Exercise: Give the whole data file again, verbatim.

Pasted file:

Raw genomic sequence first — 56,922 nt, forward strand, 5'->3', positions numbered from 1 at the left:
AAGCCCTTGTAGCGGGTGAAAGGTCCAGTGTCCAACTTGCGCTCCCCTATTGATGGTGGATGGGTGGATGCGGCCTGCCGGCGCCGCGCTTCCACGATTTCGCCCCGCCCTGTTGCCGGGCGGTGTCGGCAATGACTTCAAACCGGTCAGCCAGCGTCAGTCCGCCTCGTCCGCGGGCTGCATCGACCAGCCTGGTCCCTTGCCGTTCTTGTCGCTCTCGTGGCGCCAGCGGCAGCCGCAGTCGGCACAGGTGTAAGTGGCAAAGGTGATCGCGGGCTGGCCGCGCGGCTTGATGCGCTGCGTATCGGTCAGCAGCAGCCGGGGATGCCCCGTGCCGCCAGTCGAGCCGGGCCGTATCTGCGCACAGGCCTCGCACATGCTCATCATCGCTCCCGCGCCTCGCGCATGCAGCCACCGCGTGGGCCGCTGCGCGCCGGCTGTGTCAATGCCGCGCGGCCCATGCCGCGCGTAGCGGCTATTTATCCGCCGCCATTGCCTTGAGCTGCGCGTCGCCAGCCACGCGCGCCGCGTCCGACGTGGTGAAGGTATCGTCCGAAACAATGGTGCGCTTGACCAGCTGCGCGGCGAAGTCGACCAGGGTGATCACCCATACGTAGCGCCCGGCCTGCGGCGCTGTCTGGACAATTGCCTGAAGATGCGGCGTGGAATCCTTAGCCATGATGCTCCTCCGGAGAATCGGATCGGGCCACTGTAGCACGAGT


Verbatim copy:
Raw genomic sequence first — 56,922 nt, forward strand, 5'->3', positions numbered from 1 at the left:
AAGCCCTTGTAGCGGGTGAAAGGTCCAGTGTCCAACTTGCGCTCCCCTATTGATGGTGGATGGGTGGATGCGGCCTGCCGGCGCCGCGCTTCCACGATTTCGCCCCGCCCTGTTGCCGGGCGGTGTCGGCAATGACTTCAAACCGGTCAGCCAGCGTCAGTCCGCCTCGTCCGCGGGCTGCATCGACCAGCCTGGTCCCTTGCCGTTCTTGTCGCTCTCGTGGCGCCAGCGGCAGCCGCAGTCGGCACAGGTGTAAGTGGCAAAGGTGATCGCGGGCTGGCCGCGCGGCTTGATGCGCTGCGTATCGGTCAGCAGCAGCCGGGGATGCCCCGTGCCGCCAGTCGAGCCGGGCCGTATCTGCGCACAGGCCTCGCACATGCTCATCATCGCTCCCGCGCCTCGCGCATGCAGCCACCGCGTGGGCCGCTGCGCGCCGGCTGTGTCAATGCCGCGCGGCCCATGCCGCGCGTAGCGGCTATTTATCCGCCGCCATTGCCTTGAGCTGCGCGTCGCCAGCCACGCGCGCCGCGTCCGACGTGGTGAAGGTATCGTCCGAAACAATGGTGCGCTTGACCAGCTGCGCGGCGAAGTCGACCAGGGTGATCACCCATACGTAGCGCCCGGCCTGCGGCGCTGTCTGGACAATTGCCTGAAGATGCGGCGTGGAATCCTTAGCCATGATGCTCCTCCGGAGAATCGGATCGGGCCACTGTAGCACGAGT